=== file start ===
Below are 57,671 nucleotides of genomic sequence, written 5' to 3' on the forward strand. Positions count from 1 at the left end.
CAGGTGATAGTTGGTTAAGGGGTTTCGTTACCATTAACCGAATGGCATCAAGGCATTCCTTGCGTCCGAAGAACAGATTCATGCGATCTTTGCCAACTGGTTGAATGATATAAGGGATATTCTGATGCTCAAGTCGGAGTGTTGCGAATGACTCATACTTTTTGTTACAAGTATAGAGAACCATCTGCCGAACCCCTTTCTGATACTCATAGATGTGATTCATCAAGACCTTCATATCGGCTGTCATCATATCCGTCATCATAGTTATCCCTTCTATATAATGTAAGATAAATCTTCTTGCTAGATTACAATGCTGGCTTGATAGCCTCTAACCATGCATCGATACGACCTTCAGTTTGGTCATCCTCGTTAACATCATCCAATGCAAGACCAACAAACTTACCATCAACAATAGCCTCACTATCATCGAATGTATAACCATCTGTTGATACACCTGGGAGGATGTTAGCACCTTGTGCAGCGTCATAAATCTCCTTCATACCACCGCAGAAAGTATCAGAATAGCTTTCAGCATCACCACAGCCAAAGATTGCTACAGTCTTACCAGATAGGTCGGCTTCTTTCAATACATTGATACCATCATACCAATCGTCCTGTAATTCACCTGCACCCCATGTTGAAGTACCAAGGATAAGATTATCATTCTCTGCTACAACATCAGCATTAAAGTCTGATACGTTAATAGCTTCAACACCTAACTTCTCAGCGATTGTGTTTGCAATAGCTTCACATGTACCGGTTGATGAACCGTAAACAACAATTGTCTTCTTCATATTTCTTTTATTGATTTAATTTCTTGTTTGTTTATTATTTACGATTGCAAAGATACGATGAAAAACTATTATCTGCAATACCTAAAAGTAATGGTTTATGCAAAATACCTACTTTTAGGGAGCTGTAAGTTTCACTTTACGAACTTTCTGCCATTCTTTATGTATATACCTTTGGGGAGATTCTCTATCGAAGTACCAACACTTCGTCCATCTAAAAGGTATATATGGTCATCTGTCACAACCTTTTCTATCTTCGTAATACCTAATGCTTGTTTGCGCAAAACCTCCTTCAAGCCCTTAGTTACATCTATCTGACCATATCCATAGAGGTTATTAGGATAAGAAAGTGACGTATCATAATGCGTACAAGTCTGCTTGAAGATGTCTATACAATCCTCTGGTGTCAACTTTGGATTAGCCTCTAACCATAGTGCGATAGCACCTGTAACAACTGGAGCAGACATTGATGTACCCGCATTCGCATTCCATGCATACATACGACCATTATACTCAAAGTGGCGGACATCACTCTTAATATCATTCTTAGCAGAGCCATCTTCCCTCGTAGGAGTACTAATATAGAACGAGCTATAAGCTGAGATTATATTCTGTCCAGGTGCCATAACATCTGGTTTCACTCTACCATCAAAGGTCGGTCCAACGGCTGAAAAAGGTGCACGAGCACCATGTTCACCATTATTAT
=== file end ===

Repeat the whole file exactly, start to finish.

Below are 57,671 nucleotides of genomic sequence, written 5' to 3' on the forward strand. Positions count from 1 at the left end.
CAGGTGATAGTTGGTTAAGGGGTTTCGTTACCATTAACCGAATGGCATCAAGGCATTCCTTGCGTCCGAAGAACAGATTCATGCGATCTTTGCCAACTGGTTGAATGATATAAGGGATATTCTGATGCTCAAGTCGGAGTGTTGCGAATGACTCATACTTTTTGTTACAAGTATAGAGAACCATCTGCCGAACCCCTTTCTGATACTCATAGATGTGATTCATCAAGACCTTCATATCGGCTGTCATCATATCCGTCATCATAGTTATCCCTTCTATATAATGTAAGATAAATCTTCTTGCTAGATTACAATGCTGGCTTGATAGCCTCTAACCATGCATCGATACGACCTTCAGTTTGGTCATCCTCGTTAACATCATCCAATGCAAGACCAACAAACTTACCATCAACAATAGCCTCACTATCATCGAATGTATAACCATCTGTTGATACACCTGGGAGGATGTTAGCACCTTGTGCAGCGTCATAAATCTCCTTCATACCACCGCAGAAAGTATCAGAATAGCTTTCAGCATCACCACAGCCAAAGATTGCTACAGTCTTACCAGATAGGTCGGCTTCTTTCAATACATTGATACCATCATACCAATCGTCCTGTAATTCACCTGCACCCCATGTTGAAGTACCAAGGATAAGATTATCATTCTCTGCTACAACATCAGCATTAAAGTCTGATACGTTAATAGCTTCAACACCTAACTTCTCAGCGATTGTGTTTGCAATAGCTTCACATGTACCGGTTGATGAACCGTAAACAACAATTGTCTTCTTCATATTTCTTTTATTGATTTAATTTCTTGTTTGTTTATTATTTACGATTGCAAAGATACGATGAAAAACTATTATCTGCAATACCTAAAAGTAATGGTTTATGCAAAATACCTACTTTTAGGGAGCTGTAAGTTTCACTTTACGAACTTTCTGCCATTCTTTATGTATATACCTTTGGGGAGATTCTCTATCGAAGTACCAACACTTCGTCCATCTAAAAGGTATATATGGTCATCTGTCACAACCTTTTCTATCTTCGTAATACCTAATGCTTGTTTGCGCAAAACCTCCTTCAAGCCCTTAGTTACATCTATCTGACCATATCCATAGAGGTTATTAGGATAAGAAAGTGACGTATCATAATGCGTACAAGTCTGCTTGAAGATGTCTATACAATCCTCTGGTGTCAACTTTGGATTAGCCTCTAACCATAGTGCGATAGCACCTGTAACAACTGGAGCAGACATTGATGTACCCGCATTCGCATTCCATGCATACATACGACCATTATACTCAAAGTGGCGGACATCACTCTTAATATCATTCTTAGCAGAGCCATCTTCCCTCGTAGGAGTACTAATATAGAACGAGCTATAAGCTGAGATTATATTCTGTCCAGGTGCCATAACATCTGGTTTCACTCTACCATCAAAGGTCGGTCCAACGGCTGAAAAAGGTGCACGAGCACCATGTTCACCATTATTAT